Sleeping Like a Hare Millions Billions Trillions    
African Tears Beyond Tears Innocent Victims Imire Can you hear the drums, by Cathy Buckle

Its about us
May 21, 2011, 5:01 pm


Dear  Family and Friends,

I met a young man back from the diaspora this week and as we talked I knew that if our country’s oppression and economic collapse had done anything good for Zimbabwe, it was this. After some years of living outside the country he had come home full of enthusiasm, patriotism and innovative ideas. Already working to develop a business and improve his neighbourhood, his creative attitude was like a breath of fresh air.  He had seen how democracy works, seen how things should be done and wanted to reproduce that way of life here. I asked him why he had chosen now to return to Zimbabwe. A time when the struggle for political power was intensifying, a time when another bloody and violent election seemed inevitable.

“Zimbabwe isn’t about Mr Mugabe and Mr Tsvangirai,” he said, “it’s about you and me; it’s about us, the people.”

The next day this train of thought was reinforced when I received a newsletter from the Friends of Hwange Trust. Thanks to an innovative idea and the determination of a group of people who were not going to give up, a solar system has been installed at a watering point in the Hwange National Park. A truck and crane were needed to move the specially designed stand for the solar panel which will run the water pump at Kennedy 2 pan, A mammoth task that has been years in the making to provide what the Trust describe as: “an adequate, environmentally friendly source of water for the animals that drink there.”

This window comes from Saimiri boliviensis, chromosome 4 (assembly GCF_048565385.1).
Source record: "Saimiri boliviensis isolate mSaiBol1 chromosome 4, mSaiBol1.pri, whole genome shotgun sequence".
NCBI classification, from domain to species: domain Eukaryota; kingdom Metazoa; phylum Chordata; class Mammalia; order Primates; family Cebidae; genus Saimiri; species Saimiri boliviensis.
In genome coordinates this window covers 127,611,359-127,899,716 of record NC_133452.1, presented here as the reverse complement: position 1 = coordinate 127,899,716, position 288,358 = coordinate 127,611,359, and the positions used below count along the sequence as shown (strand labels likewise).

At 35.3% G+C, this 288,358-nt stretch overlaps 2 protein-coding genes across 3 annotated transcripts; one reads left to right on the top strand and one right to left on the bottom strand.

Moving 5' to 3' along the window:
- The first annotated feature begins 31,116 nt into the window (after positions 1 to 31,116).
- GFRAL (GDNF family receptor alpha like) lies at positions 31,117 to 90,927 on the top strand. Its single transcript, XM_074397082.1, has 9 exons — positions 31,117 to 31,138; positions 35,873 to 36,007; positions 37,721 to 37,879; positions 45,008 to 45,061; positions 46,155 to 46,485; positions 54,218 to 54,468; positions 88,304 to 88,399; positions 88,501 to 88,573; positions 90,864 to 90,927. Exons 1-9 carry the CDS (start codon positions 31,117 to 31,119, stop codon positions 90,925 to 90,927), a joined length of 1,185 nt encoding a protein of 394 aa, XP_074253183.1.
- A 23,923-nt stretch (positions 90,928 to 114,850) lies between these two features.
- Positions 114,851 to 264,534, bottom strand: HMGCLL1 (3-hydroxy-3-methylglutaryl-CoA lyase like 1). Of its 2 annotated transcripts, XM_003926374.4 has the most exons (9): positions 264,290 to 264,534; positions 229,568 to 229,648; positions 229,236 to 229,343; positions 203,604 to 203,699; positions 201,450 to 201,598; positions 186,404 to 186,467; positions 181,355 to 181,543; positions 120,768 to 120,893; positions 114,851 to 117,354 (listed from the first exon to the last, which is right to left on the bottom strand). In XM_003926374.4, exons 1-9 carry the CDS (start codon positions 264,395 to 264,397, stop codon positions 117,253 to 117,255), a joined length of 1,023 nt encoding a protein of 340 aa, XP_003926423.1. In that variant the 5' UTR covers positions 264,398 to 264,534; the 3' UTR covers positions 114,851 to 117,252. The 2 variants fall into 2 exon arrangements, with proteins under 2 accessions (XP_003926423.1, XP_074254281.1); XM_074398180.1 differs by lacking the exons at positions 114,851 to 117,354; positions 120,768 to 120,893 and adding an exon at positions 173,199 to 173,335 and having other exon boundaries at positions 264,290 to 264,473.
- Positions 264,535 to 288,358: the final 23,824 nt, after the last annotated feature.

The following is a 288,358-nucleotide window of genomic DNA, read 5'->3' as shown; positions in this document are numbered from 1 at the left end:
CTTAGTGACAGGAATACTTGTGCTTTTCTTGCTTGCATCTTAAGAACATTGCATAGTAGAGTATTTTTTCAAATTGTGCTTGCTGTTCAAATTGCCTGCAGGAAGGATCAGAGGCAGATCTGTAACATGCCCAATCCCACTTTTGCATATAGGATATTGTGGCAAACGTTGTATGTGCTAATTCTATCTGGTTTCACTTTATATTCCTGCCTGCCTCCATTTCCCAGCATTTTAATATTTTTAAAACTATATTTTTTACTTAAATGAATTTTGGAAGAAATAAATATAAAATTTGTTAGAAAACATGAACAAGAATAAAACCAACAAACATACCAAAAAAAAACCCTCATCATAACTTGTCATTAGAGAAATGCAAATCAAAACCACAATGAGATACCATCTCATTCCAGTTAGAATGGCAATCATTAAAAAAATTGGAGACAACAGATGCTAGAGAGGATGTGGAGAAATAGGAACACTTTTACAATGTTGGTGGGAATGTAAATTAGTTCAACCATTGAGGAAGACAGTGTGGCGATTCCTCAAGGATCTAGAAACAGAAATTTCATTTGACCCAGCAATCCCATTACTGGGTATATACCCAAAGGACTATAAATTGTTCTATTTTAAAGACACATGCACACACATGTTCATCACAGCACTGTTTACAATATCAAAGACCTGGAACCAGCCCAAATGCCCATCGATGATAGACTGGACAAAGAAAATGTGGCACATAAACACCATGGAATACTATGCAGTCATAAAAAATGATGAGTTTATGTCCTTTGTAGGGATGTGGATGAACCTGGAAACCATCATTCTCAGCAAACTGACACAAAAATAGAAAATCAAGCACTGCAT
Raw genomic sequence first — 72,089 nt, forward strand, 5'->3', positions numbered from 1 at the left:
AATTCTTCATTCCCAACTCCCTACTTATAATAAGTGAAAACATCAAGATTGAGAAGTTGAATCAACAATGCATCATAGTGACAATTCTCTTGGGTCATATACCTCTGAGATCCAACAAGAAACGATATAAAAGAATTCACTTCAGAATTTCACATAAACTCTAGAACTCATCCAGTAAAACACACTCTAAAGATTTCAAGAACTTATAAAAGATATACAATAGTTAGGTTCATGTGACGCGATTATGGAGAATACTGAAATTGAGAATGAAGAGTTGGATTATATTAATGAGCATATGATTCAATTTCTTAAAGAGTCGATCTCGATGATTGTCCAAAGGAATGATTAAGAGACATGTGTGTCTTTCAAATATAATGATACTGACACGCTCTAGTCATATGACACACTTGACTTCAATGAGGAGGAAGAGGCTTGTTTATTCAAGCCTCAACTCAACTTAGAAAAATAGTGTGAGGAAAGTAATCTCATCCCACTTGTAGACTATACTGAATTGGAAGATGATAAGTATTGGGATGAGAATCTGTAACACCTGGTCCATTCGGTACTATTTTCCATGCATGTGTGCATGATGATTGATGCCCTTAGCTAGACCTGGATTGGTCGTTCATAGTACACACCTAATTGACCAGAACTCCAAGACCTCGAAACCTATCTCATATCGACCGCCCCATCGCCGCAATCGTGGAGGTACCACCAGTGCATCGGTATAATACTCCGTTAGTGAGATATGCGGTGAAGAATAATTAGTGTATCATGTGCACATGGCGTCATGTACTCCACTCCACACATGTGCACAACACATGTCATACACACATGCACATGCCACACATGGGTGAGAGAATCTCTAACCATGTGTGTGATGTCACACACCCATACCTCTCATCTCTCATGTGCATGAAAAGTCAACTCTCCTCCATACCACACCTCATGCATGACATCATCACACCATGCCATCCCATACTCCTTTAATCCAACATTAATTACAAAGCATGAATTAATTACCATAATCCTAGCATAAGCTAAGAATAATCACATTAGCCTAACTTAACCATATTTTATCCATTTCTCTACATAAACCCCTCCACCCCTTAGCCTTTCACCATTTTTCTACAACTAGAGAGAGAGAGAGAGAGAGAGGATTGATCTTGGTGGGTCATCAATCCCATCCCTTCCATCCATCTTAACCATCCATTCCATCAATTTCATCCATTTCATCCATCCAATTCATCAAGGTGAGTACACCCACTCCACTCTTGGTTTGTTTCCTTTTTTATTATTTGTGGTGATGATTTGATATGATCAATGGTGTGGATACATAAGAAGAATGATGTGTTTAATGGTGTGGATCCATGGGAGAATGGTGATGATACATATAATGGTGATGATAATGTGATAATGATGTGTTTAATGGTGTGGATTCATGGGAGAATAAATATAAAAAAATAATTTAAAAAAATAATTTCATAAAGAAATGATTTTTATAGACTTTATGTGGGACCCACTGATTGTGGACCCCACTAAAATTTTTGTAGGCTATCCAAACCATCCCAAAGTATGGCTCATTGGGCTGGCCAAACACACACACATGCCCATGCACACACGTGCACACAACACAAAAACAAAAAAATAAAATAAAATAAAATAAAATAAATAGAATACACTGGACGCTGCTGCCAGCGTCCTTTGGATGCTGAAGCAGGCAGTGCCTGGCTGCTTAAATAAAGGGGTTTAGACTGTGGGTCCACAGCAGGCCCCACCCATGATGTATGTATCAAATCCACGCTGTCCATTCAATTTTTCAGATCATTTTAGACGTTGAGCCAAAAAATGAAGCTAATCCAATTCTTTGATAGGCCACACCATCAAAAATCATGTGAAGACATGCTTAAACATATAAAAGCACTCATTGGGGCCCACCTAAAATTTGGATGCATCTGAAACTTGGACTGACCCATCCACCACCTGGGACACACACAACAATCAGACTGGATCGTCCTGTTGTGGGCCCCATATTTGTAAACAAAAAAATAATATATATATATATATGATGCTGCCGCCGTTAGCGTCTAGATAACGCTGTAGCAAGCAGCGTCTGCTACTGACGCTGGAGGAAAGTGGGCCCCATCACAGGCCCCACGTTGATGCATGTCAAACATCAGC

Later in the week I got a message from a friend in Harare who is an astronomer. He described a viewing he had just made of the International Space Station passing through the belt of Orion and then of the Space Shuttle Endeavour. Mike wrote: “the event took place only 22 degrees above the horizon, and there was a Full Moon to contend with. The International Space Station came along right on schedule...very I tracked back along its apparent path with binoculars, and about 90 seconds later, Endeavour popped out from behind the tree-line! It was easy to see in binoculars… I was able to follow it for about 3 minutes before it followed the station into the Earth’s shadow.” Mike ended his message by saying what a privilege it had been to see the last ever flight of the Space Shuttle Endeavour. What a fantastic experience this was, and seen from the skies of Zimbabwe by a born and bred Zimbabwean who knew where, when and what to look for and then took the time to share his observation.

So, despite the news of yet more disappointment from the latest SADC meeting in Namibia and the absurd detention of top lawyers and a journalist in Windhoek, ordinary Zimbabweans continue to look for and achieve the good. If only the politicians would stop scrabbling for power and look to the people, how great we could again be.

Until next time, thanks for reading, love cathy

Email to this letter to a friend

April5 May4



RSS feed